Does hell exist? For many people of faith, the doctrine of hell raises troubling questions about God's goodness. For others, believing in hell is a requirement for the truly "saved."
Hellbound? is a critically-acclaimed documentary that examines this question from a variety of theological perspectives. Writer/director Kevin Miller includes interviews with members of Westboro Baptist Church; Mars Hill Church pastor Mark Driscoll; atheist Robert McKee; Frank Schaeffer, who has renounced the conservative Christianity of his father Francis Schaeffer; the purveyors of a “hell house” in Dallas, Texas; and many others.
Hellbound? was being filmed just after the release of Rob Bell's book Love Wins. Miller also interviews bloggers Kevin DeYoung and Justin Taylor, who harshly criticized Bell for his denial of the doctrine of hell.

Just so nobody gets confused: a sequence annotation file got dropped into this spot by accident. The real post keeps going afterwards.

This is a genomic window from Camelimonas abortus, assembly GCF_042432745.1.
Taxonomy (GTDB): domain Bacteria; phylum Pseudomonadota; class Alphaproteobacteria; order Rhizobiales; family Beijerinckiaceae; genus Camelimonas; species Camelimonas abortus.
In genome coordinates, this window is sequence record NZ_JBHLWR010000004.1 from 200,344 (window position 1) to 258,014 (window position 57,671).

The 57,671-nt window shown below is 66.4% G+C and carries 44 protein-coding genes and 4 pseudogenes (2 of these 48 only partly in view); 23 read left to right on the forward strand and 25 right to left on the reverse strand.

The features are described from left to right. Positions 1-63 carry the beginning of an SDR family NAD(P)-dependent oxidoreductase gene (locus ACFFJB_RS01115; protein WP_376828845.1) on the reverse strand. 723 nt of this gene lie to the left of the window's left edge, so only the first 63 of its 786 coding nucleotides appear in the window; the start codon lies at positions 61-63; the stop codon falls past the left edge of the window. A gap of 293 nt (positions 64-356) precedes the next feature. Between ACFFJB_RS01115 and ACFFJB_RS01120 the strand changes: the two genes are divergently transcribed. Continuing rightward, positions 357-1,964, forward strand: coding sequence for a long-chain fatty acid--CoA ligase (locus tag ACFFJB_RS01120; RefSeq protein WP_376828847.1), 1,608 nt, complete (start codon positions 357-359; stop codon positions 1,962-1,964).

The Gateway Film Center will host screenings of Hellbound? beginning this week: at 3 p.m. on January 18, 10:45 p.m. on January 20, and 5:30 p.m. on January 23.
Universalism has always held that the notion of eternal torment is incompatible with belief in a just and loving God. Universalism is usually seen a minority view within the Christian faith, but blogger John Shore points out in his review of Hellbound? that this hasn't always been the case.
Shore cites Jewish and Christian scriptures that have been used to support eternal torment, annihilation, and universalism as views of the afterlife. "At different times in history each of these theories of hell has enjoyed prominence," he writes. "It's just that the one off which it's possible to make the most money, since it can be used to instill deathly fear, has now become so dominant that the other two are widely considered to be, of all things, less Christian."